In recent years, we’ve come to discover that the long-held belief that adult brains can no longer give birth to new neurons is incorrect. In fact, throughout our lives, we develop new neurons in our hippocampus, a process known as neurogenesis. Research has shown that this neurogenesis in the hippocampus is intimately related to the systems consolidation process of long-term memory formation. The amazing part of this story is that as we move our long-term memory storage from the hippocampus to the cerebral cortex, we erase and clear the hippocampus of these memories. It is believed that the process of neurogenesis in the hippocampus causes the forgetting of new memories in that structure as these newborn neurons wire themselves into the neural network of the hippocampus. At the same time, the newborn neurons stimulate the consolidation of these long-term memories in the cortex during sleep and wakeful inactivity though the initiation of sharp-wave ripple complexes (SWRC), which can be seen on electroencephalograms (EEGs). This evidence of interaction between the hippocampus and cerebral cortex that results in consolidation of long-term memory is believed to be the direct result of hippocampal replay of these memories during sleep and quiet awake states, stimulated by the SWRCs.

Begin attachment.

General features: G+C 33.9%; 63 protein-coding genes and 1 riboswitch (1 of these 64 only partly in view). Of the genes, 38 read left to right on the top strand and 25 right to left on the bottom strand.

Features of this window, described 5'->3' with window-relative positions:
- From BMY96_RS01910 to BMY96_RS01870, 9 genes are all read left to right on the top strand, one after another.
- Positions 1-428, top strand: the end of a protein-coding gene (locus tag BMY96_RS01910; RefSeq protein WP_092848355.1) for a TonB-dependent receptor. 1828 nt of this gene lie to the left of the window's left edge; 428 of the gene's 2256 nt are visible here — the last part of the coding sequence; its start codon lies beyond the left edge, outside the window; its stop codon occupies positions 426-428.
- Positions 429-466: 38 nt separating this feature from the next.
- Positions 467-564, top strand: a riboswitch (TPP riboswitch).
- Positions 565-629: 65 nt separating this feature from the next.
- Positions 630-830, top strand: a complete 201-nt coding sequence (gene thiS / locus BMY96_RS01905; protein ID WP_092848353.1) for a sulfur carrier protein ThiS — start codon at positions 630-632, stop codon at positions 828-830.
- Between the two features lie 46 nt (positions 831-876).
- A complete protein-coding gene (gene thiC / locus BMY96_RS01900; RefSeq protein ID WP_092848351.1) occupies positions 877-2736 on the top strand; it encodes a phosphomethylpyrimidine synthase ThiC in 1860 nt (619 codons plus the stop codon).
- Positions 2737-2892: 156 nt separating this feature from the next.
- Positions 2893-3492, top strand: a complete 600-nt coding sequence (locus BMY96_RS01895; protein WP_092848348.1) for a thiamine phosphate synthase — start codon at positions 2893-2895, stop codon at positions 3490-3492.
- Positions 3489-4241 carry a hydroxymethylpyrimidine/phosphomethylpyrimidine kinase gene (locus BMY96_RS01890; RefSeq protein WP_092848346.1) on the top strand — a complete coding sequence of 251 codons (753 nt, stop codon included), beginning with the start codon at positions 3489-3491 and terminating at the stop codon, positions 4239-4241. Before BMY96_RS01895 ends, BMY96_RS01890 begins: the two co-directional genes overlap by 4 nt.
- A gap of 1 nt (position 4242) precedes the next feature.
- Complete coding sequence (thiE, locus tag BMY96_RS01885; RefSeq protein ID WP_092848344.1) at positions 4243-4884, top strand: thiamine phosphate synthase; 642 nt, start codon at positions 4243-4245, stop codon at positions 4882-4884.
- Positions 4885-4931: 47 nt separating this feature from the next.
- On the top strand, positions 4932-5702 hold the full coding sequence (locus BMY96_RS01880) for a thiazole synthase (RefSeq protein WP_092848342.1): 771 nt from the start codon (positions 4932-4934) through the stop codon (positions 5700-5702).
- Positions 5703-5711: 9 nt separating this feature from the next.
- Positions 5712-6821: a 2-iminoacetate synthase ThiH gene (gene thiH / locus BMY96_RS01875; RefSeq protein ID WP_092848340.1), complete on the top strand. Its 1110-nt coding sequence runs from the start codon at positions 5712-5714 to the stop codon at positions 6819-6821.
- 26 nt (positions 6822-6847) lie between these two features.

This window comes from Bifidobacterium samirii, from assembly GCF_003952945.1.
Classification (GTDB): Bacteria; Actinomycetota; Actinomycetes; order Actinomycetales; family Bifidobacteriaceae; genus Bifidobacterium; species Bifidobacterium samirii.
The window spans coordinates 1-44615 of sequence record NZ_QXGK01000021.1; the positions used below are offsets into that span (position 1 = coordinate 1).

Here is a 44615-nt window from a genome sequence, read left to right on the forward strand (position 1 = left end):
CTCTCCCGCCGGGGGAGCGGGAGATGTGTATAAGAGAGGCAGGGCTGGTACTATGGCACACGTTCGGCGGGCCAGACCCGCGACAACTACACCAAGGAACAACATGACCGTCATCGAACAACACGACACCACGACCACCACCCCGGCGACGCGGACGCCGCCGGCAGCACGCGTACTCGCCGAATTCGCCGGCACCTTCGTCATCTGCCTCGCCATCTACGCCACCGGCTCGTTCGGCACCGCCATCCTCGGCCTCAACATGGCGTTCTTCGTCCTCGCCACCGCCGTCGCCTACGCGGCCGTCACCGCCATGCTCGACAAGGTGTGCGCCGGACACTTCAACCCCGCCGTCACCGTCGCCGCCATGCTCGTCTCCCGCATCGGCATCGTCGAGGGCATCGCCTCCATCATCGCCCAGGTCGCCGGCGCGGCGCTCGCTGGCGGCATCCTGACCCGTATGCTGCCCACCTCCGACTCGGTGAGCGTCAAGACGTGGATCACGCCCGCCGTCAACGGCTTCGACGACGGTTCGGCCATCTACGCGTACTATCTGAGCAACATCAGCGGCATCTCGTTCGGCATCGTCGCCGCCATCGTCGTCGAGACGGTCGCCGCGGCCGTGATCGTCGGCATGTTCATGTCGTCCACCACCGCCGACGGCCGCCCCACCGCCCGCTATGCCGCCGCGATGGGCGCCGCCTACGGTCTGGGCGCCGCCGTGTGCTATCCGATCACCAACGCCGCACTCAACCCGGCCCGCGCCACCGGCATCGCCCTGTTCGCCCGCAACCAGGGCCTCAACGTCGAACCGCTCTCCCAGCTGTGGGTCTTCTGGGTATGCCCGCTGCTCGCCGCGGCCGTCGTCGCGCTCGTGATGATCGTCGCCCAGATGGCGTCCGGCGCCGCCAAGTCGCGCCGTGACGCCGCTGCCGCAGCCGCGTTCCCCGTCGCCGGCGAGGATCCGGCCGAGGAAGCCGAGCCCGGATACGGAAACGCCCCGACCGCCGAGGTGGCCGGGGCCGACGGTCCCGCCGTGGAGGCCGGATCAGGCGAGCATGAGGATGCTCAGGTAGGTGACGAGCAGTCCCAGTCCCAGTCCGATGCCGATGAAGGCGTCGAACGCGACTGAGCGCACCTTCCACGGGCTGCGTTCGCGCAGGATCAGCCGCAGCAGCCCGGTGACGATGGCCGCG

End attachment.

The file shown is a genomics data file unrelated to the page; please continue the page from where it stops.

Reconsolidation of long-term memories is the process of recall of these memories, either spontaneously or by effortful recall, which then results in the strengthening of these memories, or integration of new information into the schemata of these memories. New insight suggests that reconsolidation is really just a part of the never-ending process of consolidation, the natural life-cycle of long-term memory where recall, reminders or encounters with new information causes consolidation and weaving of that new information into the framework and neural circuits of existing mental models.

We’ve talked a lot here about how we create memories and learning on a macro level, but this raises deeper questions of how do these processes manifest on a cellular and molecular level? Come along with us on this journey in Part III of this series where we’ll learn about these amazing and very recent discoveries of the cellular and molecular basis of learning and memory.

In the meantime, please consider signing up for early access to iDoRecall. We’re going to use scientifically-proven principles to help you remember everything you learn, for as long as you want.

See you in Part III.